Keeping Your Portfolio Afloat with Alternative Investments

By Alex Murray, CPA, Senior Manager, Johnson Lambert LLP

Does the downturn in the market have you contemplating changes to your investment portfolio?  You aren’t alone.  Given current market conditions, many insurance companies are turning to alternative asset classes, which frequently offer substantially higher returns.  Some commonly utilized alternative investments include limited partnerships and syndicated notes.  

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However, alternative investments may mean alternative accounting treatment.  As usual, there are several differences in the accounting and reporting of alternative investments under both generally accepted account principles (GAAP) and statutory accounting principles (STAT).

Limited Partnerships

One of the most common alternative investments are limited partnerships (LPs), which are similar to investment fund vehicles, guided by explicit investment strategies and only available to specific investors.  LPs often require significant monetary commitments and have redemption restrictions.  Valuing these investments tend to be the most difficult aspect of their accounting.  Under GAAP, LPs can be accounted for under the fair value method or equity method.

GAAP – Fair Value Method

As a practical expedient, a LP investor can elect to use the net asset value as the fair value if the LP meets two criteria: 1) has a not readily determinable fair value and 2) meets the qualifications of an investment company (this is disclosed in the accounting policy footnote).  For insurance companies, if the LP does not meet these criteria, the investor must record its investment at fair value, which is characteristically difficult because LPs are not actively traded. With the issuance of ASU 2016-01 earlier this year and effective for year ending December 31, 2019 for non-public companies, some of the changes may affect the accounting for LPs so be on the lookout.

GAAP – Equity Method

The equity method is used when an investor can exert significant influence over the operations and financial policies of a LP.  Typically, 20% or more ownership of voting stock is considered significant influence.  Valuation of this investment is based on the investor’s percentage ownership of the LP.  The investment is initially recorded at cost and the earnings or losses of the LP are recorded as increases or decrease in the value.  These earnings are recorded as part of investment income. 


If the investor owns 10% or less and does not control the LP, the investment is accounted for under SSAP 48, which follows closely the GAAP equity method.  However, if the investor owns more than 10% and has the ability to exert control over the LP, look to SSAP 97 to determine the proper accounting treatment.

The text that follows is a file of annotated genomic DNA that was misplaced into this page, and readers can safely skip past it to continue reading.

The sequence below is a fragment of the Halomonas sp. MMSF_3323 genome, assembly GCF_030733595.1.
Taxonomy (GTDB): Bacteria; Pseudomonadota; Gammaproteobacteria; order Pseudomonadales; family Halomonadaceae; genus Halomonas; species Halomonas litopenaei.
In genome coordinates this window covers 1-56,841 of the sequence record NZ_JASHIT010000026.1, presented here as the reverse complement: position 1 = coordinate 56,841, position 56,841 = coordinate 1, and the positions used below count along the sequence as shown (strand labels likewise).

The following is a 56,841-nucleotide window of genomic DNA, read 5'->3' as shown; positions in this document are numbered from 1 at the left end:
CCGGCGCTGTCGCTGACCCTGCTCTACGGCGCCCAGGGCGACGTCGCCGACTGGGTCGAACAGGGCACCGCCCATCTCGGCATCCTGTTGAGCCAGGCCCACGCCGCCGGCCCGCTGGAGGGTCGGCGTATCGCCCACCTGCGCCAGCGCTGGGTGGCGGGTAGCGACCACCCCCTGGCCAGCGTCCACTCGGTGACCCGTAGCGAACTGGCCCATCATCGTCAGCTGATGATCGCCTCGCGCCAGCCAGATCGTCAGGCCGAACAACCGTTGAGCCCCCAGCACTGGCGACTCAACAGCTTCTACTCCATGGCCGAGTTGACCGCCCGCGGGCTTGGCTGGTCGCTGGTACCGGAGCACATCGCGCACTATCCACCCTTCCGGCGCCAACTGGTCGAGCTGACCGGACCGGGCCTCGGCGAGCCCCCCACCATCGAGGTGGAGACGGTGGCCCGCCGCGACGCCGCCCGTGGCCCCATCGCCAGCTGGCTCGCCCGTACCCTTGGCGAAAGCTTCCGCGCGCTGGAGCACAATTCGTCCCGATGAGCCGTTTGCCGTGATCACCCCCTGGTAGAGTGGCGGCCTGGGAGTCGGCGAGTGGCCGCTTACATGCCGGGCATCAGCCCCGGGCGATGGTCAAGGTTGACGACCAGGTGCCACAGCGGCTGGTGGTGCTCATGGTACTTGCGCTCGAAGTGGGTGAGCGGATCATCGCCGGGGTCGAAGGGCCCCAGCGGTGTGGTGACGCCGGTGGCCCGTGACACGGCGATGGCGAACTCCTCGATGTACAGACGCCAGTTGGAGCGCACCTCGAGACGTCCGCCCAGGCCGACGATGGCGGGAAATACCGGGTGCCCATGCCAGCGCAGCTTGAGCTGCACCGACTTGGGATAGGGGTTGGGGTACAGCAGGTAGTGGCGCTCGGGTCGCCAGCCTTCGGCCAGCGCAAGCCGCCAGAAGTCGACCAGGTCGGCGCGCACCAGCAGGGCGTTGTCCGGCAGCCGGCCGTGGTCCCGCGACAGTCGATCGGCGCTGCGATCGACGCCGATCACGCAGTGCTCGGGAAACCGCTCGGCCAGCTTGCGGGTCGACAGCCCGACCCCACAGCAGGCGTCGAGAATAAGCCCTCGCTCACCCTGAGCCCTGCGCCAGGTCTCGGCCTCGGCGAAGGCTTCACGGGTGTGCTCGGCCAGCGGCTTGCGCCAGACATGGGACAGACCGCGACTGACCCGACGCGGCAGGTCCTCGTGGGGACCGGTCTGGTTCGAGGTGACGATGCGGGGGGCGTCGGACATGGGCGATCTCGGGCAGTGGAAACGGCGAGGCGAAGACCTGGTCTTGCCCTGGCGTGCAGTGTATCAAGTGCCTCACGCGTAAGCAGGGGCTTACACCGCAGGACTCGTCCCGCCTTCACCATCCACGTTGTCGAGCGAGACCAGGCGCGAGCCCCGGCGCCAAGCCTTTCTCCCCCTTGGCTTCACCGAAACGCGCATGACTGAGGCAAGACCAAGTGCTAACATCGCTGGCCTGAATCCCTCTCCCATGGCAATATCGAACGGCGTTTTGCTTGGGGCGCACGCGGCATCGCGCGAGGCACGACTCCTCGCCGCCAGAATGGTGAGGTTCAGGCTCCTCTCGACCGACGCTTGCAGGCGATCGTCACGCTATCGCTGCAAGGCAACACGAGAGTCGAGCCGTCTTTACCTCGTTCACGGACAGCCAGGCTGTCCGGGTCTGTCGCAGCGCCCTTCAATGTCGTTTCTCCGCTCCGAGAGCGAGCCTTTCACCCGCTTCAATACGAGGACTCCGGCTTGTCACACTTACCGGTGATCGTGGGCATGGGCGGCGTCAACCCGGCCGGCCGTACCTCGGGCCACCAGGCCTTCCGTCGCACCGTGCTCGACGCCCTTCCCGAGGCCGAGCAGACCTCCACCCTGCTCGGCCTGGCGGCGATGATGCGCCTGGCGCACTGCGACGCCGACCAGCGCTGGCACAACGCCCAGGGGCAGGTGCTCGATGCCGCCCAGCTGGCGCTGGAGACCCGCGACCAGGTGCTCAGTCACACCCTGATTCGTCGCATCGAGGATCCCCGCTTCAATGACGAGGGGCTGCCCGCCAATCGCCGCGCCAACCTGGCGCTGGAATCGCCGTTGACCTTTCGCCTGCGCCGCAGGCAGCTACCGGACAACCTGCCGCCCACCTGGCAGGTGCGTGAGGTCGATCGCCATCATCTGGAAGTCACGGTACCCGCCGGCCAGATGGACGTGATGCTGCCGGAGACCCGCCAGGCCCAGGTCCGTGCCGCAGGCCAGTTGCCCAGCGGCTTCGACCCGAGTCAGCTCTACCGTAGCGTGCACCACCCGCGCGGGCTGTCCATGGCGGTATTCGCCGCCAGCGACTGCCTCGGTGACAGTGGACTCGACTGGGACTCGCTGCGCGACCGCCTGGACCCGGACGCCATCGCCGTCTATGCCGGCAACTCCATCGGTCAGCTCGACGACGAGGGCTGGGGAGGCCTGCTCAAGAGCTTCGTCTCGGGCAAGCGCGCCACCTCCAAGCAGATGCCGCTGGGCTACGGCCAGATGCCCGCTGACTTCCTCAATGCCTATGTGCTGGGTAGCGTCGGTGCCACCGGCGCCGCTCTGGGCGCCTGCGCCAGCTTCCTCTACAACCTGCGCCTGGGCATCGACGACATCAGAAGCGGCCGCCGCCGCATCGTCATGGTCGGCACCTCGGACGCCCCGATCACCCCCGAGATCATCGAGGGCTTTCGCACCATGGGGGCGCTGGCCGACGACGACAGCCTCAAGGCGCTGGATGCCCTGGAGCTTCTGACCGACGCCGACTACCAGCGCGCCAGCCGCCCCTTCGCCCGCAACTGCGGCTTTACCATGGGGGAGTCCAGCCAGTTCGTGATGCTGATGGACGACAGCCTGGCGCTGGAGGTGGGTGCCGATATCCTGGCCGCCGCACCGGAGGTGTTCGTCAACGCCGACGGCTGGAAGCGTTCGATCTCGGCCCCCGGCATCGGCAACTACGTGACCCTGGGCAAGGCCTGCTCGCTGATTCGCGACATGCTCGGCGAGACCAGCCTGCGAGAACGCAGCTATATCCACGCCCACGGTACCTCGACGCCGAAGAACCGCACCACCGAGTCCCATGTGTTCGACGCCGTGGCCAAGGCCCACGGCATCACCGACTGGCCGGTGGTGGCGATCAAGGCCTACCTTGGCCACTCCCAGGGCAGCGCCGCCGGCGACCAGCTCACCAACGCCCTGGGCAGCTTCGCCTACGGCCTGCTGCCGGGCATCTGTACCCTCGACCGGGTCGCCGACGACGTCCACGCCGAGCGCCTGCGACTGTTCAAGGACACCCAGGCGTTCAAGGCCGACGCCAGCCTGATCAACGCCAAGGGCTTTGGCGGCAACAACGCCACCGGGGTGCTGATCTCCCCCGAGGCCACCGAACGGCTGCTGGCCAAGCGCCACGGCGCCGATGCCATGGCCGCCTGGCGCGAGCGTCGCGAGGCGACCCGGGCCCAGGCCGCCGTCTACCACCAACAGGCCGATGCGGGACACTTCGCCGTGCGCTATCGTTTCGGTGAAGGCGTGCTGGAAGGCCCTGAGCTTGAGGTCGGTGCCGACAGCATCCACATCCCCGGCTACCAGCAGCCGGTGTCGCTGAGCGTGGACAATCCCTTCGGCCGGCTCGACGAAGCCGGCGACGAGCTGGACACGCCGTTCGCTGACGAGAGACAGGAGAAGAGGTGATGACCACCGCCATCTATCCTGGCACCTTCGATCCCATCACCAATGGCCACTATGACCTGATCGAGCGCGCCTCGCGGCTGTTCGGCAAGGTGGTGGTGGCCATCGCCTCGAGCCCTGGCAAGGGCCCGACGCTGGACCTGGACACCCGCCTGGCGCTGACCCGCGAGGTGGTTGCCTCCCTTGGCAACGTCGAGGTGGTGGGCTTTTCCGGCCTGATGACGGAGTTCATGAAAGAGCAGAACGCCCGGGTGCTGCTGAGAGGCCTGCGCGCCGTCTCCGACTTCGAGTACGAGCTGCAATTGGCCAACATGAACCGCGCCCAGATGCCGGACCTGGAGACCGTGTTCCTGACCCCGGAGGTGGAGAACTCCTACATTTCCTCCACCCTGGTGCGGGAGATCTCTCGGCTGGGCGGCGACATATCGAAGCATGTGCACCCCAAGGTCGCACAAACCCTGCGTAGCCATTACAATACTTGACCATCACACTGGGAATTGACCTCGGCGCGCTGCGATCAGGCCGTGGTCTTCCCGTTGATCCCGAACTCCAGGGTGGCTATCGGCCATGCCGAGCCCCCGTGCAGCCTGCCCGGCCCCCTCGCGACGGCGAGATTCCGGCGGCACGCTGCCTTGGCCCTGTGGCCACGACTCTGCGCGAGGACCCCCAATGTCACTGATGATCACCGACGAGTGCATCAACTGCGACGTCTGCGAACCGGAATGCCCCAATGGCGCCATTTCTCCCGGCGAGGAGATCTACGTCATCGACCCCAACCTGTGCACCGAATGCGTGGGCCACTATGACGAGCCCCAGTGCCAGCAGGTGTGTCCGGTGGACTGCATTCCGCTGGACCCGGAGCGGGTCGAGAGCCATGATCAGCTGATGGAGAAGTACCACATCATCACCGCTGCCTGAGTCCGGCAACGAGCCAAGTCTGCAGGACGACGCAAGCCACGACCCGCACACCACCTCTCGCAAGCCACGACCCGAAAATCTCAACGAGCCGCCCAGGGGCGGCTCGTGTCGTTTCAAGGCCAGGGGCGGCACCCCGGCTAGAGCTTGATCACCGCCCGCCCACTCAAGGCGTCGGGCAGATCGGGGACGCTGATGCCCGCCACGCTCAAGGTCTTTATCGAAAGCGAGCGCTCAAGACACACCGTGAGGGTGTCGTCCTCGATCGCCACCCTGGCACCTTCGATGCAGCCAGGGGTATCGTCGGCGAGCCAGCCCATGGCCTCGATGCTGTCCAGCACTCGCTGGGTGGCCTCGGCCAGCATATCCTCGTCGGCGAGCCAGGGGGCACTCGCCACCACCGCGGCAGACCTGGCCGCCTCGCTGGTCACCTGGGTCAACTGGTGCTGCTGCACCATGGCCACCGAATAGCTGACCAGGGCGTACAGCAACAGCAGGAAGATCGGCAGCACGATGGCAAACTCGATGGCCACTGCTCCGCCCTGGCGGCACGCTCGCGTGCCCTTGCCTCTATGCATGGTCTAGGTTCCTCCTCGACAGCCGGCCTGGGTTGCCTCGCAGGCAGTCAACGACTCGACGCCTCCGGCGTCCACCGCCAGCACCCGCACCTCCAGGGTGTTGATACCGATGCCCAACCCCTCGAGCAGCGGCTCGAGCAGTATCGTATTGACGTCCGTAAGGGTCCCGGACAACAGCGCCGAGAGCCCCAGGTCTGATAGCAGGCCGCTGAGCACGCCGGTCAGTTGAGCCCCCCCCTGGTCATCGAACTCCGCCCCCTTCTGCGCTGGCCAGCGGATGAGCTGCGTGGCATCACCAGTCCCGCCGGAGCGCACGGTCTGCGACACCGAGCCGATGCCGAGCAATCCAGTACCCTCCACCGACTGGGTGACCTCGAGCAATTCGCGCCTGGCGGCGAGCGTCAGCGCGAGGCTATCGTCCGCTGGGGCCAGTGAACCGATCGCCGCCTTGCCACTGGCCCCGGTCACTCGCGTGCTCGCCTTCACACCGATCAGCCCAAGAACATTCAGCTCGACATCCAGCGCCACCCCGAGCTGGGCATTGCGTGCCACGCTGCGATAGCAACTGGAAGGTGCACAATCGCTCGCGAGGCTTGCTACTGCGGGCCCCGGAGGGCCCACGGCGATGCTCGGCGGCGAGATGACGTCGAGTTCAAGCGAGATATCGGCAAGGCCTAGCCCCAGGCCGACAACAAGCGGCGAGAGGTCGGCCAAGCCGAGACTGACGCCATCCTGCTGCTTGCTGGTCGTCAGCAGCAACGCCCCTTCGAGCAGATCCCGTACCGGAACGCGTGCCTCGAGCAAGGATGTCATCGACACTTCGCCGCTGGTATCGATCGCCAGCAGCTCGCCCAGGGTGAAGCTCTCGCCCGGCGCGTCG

Syndicated Notes

Syndicated notes are privately placed corporate debt that are not required to file with the Securities Exchange Commission.  A syndicated agent bank collects payments and distributes funds to bond holders. 


Accounting for syndicated notes falls in line with traditional bond portfolio accounting.  Investments classified as available-for-sale or trading are accounted for at fair value and held-to-maturity investments are accounted for at amortized cost. The fair value option is also an option.


Syndicated notes follow traditional bond portfolio accounting under SSAP 26.  The NAIC rating determines whether the investment is recorded at amortized cost or the lower of amortized cost or fair value.  Life and accident & health companies must also establish asset valuation reserves (AVR) and interest maintenance reserves (IMR).  The AVR is established to offset potential credit related investment losses, while the IMR captures realized capital gains and losses resulting from changes in interest rates.  These reserves are amortized into income over the life of the syndicated note.

As evidenced by the variety of accounting treatments detailed above, it is important to understand the accounting implications of investing in non-traditional asset classes.  However, complicated accounting should not stand in the way of obtaining the necessary investment yield to keep your insurance company profitable.

For more information, click here to view Breaking Down Non-Traditional Asset Classes, our recent webinar hosted by Johnson Lambert & Clearwater Analytics.

For more information, contact Alex Murray, at